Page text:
Prison inmates will donate $14,000 to a cancer-care assistance group today, two months after some 450 female and male prisoners walked or ran laps to raise money.
"I really want to see the guys recognized," said Pat McGaffin, a case worker for Nevada Department of Corrections. "They love (the walkathon). It's exciting."
This afternoon, a check will be given to Pat Williams, president of the board of Carson Advocates for Cancer Care. The nonprofit provides assistance for people diagnosed with cancer who are struggling to pay their bills.
"Typically, we do not have donations this large," said Williams. "We have a fundraiser we do every January called 'Winter Wine and All That Jazz' where we raise from $25,000 to $30,000. This 14 grand we are getting from the inmates is very significant."
Some of the men attending today's event are from prison groups of Vietnam Veterans of America, the National Association for the Advancement of Colored People, the 12-step group and the street-readiness program. Warden Don Helling and Prison Director Glen Whorton will also attend.
Prisoners have walked for cancer for the past six years. The first four years' proceeds, totaling $35,600, went to the Susan G. Komen Foundation. Last year, Carson Advocates for Cancer Care became the recipient.
"The beautiful thing about CACC is 95, almost 96 percent, of all funds raised go to patient care," said McGaffin. "I went over their books myself and came back to the inmate committee, and we said, 'Let's do it.'"
Some $22,000 was given to Carson Advocates last year - money coming from the walkathon and sales from inmates' crafts. Cancer Advocates has given lectures to inmates on melanoma, prostate cancer and other cancers.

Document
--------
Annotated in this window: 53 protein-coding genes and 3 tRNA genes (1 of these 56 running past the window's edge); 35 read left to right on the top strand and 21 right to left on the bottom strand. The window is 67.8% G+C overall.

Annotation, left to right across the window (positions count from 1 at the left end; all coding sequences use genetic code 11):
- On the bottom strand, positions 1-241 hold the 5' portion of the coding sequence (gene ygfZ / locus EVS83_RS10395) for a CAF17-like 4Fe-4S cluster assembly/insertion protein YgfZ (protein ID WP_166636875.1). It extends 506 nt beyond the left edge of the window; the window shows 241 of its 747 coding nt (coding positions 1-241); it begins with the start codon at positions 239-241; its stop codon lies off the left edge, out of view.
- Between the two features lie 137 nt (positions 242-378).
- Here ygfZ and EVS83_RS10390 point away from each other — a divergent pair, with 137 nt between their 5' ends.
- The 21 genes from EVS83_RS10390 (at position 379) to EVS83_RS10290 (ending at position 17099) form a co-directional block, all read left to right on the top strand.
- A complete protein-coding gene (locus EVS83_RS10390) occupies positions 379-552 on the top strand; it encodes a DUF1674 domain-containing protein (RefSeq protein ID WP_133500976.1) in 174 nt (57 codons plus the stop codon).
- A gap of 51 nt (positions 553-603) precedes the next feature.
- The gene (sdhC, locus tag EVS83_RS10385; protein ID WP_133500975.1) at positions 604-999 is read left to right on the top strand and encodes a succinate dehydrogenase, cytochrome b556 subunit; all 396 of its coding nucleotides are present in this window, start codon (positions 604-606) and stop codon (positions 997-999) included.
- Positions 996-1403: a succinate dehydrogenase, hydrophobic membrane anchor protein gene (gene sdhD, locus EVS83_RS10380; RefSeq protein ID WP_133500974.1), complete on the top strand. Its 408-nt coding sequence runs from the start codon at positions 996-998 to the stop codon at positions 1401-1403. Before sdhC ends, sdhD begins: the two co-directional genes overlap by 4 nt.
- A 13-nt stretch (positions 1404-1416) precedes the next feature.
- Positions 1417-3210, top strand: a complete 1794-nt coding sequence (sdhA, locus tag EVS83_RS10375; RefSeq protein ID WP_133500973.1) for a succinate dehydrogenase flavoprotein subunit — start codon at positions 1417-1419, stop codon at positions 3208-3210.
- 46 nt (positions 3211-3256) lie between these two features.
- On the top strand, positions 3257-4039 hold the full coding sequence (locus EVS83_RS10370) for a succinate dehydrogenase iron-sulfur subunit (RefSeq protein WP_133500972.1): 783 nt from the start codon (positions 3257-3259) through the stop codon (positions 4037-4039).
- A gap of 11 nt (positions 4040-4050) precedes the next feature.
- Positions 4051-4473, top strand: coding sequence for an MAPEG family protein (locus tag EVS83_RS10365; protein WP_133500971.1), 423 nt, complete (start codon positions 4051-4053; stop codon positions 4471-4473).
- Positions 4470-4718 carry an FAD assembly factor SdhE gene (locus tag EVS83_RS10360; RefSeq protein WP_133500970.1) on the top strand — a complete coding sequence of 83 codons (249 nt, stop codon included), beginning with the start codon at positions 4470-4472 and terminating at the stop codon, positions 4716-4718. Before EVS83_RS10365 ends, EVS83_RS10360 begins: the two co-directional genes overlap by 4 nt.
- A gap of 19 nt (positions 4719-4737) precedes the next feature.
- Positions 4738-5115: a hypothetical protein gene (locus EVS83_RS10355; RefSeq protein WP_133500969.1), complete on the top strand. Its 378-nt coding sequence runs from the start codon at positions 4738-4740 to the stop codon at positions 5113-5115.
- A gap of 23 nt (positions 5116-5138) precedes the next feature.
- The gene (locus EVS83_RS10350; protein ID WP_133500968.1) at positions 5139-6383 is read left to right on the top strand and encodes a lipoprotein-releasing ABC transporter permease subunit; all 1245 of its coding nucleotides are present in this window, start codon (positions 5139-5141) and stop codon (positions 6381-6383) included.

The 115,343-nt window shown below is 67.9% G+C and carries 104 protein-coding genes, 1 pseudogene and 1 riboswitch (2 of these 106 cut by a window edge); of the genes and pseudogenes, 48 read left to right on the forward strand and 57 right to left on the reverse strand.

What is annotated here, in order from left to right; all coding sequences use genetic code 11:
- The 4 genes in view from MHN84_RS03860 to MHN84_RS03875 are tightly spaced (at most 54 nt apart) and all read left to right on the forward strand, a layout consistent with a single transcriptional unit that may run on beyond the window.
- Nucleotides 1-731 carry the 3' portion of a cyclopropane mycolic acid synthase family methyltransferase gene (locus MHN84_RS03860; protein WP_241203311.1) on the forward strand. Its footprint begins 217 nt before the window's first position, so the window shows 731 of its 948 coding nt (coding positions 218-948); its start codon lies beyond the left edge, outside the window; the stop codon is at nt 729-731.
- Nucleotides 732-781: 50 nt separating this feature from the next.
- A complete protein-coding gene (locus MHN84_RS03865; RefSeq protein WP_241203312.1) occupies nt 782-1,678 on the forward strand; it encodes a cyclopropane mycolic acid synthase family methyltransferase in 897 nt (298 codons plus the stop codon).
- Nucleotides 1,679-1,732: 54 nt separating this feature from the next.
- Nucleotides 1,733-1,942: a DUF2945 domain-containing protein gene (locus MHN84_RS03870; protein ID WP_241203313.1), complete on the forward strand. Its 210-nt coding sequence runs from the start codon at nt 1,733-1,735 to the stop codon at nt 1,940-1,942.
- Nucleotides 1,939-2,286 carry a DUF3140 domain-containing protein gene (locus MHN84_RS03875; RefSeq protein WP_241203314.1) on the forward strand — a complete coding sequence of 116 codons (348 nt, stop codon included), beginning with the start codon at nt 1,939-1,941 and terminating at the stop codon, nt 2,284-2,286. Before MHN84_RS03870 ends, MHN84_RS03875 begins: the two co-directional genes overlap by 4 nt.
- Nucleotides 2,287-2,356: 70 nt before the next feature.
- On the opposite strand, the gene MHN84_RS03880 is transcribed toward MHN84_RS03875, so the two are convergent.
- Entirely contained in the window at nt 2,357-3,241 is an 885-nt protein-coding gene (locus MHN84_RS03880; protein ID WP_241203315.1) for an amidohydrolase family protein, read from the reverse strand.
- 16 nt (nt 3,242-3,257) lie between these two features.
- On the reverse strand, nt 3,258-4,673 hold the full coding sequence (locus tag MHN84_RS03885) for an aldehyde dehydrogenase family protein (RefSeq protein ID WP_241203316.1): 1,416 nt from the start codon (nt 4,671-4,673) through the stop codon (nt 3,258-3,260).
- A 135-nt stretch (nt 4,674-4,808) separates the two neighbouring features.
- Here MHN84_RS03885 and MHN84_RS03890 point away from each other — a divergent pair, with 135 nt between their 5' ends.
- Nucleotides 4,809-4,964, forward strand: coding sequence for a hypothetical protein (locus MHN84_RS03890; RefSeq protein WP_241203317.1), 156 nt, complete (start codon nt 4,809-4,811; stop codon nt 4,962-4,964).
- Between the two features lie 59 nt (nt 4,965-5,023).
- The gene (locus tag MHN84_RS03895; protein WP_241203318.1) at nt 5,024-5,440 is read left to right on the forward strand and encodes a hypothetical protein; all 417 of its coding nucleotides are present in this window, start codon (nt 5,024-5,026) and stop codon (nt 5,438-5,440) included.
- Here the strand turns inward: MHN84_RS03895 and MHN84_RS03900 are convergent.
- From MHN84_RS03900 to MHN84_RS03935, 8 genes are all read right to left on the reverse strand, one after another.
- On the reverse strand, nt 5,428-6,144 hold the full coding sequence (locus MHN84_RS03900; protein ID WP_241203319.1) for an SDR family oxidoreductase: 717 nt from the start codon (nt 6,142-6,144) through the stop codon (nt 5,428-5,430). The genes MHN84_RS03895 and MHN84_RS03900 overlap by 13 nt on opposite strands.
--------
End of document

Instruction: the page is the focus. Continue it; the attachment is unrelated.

Prisoners at Lovelock, Warm Springs, Nevada State Prison, Stewart and Silver Springs, and Northern Nevada Correctional Center participated in this year's walkathon, but much of the proceeds came from staff.
"They are enormous contributors," McGaffin said. "They sponsor the guys. I've had staff write checks for $50 to $100."
Cancer Advocates assists between 40 and 50 clients a month. It receives grant money from the Fund for a Healthy Nevada. In November, 14 percent of clients were age 17 or under, 58 percent were ages 18-64, and 28 percent were 65 and over.
"What we like to do is get a person through treatment and back on their feet so they can assume responsibility for their bills," said Williams. "There are some people who never go back to work. We are very flexible. It depends on the type of cancer, the stage of the cancer, the nature of their treatments."
Carson Advocates for Cancer Care can be reached by calling 883-7477 or call the Carson Tahoe Cancer Resource Center at 885-4281.
n Contact reporter Maggie O'Neill at firstname.lastname@example.org or 881-1219.